Review by J.T. Johnson
This is my review for the latest Spider-Man film, so let me start by talking about Batman. In 2005, I finally got the Batman film I had been looking for that truly captured the Caped Crusader’s comic book persona. Finally, in 2017, I got a Spider-Man film that truly captures the comic book version of the character. “Spider-Man: Homecoming” is a coming-of-age film that just so happens to feature a superhero.
The movie gives us a teenage Peter Parker (Tom Holland) that is still trying to control his powers and also impress Tony Stark (Robert Downey Jr.) in order to become an official member of the Avengers. Peter is headstrong and while he has amazing powers, he needs to learn how to use them responsibly so no one will get hurt. Tony doesn’t want Peter to stop using his powers, but he does want him to stay low in New York and be everyone’s friendly neighborhood Spider-Man.
Unfortunately, Peter has stumbled upon a gang of criminals being led by Adrian Toomes (Michael Keaton), also known as the Vulture. This particular gang uses weapons developed from Chitari weaponry recovered after the Battle of New York in “The Avengers”. Toomes, specifically, is one of the better villains in the Marvel Cinematic Universe.
Several villains in the MCU are only there to provide the challenge for the main hero and not much else. Here, we get to learn who Toomes is, why he is doing what he’s doing, and we are not completely against him due to those reasons. Still, Keaton never lets you forget that he is the movie’s Big Bad and there is a scene in the movie where he encounters Peter and it was truly unsettling.
One question I did have in the movie was how much Iron Man would be involved in the movie. If I’m being honest, I was a little worried that they would overuse him and that he would steal the show from Spider-Man. Thankfully, Tony is only used when he is needed and is a true supporting character for Spider-Man. Tony is simply the reluctant mentor figure to the still developing Peter and that’s all we need him to be in this flick.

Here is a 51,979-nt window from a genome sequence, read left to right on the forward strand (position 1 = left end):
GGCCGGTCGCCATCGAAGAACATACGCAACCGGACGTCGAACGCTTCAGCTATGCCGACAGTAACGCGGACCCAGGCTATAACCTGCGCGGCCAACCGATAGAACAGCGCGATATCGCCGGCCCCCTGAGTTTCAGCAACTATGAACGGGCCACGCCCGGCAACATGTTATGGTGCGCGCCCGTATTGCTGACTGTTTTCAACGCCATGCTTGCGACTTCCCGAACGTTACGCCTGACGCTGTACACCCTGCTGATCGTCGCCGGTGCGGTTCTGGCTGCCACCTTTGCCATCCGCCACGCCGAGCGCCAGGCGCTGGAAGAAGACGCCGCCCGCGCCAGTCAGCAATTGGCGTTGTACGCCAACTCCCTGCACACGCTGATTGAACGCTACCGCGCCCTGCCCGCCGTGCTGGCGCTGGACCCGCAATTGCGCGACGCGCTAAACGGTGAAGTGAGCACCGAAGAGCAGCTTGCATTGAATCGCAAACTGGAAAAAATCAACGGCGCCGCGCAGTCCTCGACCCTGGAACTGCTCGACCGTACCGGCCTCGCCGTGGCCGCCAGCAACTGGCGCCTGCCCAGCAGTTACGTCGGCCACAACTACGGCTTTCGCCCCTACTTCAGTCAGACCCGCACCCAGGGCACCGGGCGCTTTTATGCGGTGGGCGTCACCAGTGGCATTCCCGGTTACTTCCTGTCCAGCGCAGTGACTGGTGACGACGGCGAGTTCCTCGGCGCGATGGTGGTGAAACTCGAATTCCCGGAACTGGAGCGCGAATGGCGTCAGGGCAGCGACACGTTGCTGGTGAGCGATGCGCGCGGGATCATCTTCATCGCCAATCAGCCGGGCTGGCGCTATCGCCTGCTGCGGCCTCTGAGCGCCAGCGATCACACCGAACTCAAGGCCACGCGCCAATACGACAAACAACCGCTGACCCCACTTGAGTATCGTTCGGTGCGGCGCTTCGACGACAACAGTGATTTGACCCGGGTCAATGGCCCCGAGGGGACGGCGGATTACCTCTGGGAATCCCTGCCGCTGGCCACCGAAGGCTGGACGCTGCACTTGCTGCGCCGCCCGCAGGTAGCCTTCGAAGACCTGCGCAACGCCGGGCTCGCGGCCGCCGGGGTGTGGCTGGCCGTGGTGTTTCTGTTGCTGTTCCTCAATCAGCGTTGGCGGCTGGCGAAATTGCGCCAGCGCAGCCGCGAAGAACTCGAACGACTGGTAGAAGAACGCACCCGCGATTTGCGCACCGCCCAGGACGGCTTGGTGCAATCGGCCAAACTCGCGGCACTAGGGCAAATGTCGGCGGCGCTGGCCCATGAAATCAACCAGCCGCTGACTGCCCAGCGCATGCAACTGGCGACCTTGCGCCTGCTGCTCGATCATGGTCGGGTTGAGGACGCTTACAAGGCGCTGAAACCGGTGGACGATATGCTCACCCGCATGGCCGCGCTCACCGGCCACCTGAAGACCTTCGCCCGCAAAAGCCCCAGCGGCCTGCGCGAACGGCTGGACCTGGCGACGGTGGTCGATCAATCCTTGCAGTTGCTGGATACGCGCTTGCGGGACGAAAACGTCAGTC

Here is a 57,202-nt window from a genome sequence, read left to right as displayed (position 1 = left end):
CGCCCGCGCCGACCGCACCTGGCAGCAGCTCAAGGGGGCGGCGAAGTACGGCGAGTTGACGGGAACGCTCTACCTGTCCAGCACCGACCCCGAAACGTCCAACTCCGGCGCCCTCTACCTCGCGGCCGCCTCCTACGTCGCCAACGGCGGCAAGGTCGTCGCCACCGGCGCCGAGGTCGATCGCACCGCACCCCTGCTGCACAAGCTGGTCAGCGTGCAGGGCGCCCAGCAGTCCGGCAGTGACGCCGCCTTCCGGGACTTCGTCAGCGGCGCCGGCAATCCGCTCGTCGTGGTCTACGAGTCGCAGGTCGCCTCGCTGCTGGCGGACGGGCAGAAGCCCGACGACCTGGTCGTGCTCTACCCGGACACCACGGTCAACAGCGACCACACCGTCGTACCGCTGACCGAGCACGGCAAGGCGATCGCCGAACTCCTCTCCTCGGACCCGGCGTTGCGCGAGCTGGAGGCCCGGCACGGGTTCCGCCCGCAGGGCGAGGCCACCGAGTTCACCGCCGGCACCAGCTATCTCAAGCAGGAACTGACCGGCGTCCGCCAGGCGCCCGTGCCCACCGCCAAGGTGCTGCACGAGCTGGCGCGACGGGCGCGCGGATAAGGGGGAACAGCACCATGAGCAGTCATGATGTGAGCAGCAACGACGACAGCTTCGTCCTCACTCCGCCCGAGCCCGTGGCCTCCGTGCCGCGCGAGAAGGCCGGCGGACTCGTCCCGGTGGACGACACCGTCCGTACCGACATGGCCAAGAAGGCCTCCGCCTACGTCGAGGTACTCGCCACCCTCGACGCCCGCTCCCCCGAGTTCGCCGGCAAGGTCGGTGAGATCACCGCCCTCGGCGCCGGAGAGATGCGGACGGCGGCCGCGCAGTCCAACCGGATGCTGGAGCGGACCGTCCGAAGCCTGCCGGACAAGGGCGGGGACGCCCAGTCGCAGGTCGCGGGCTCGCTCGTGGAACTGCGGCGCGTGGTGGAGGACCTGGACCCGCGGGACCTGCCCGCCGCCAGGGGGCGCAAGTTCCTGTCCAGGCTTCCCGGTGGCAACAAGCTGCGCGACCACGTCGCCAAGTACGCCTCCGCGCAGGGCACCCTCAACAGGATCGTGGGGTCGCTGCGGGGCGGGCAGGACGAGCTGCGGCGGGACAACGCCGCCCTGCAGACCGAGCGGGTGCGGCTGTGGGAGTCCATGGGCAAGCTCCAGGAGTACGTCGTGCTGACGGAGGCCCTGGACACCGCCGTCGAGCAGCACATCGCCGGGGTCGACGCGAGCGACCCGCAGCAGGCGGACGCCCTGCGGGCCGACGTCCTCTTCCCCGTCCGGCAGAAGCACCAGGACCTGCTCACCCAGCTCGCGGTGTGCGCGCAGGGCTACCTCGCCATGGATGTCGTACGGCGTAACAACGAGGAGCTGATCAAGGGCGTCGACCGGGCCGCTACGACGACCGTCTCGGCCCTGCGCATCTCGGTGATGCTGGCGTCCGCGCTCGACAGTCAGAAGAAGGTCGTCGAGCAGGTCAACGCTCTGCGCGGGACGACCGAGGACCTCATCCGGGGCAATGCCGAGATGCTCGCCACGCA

That means that the true star is thankfully Holland as Peter Parker/Spider-Man. Gone is the weird Toby Maguire and the smartass Andrew Garfield. Instead, we finally get the socially awkward, nerdy teenager that feels like he is cut straight out of the comic books. Holland captures the youthful energy, the excitement that Peter genuinely feels at being Spider-Man, and the nerdy awkwardness perfectly.
If I have only one complaint, it would be that I wish the writers had written better jokes for the character when he’s fighting the bad guys. Beyond that, though, I don’t really have anything negative to talk about here.
Every solo Marvel film tends to focus on a specific genre. “Captain America: The Winter Soldier” is a spy film while “Ant-Man” is a heist film just to give a couple of examples. “Homecoming” is no different as you feel that you’ve been thrown into the middle of a John Hughes film that happens to star a superhero. In fact, one action sequence pays an obvious tribute to “Ferris Bueller’s Day Off” that made me giggle.
Before I go, I must also admit that this movie is not as action packed as past MCU films, but this is only so that we can get to know our new Spider-Man just a little bit better. However, I will also say that I was glad that we didn’t hear anything about an Uncle Ben even once in this movie as Marvel has wisely let go of retelling Spider-Man’s origin story on film yet again. When the action does happen, though, it is fun and they hit home for the most part.
Director Jon Watts provides the audience with a wonderful tribute to the Hughes films of yesteryear while also providing the excitement that we come to expect from the MCU. “Homecoming” is yet another win for a studio that is still enjoying quite the winning streak at the box office and with audiences everywhere.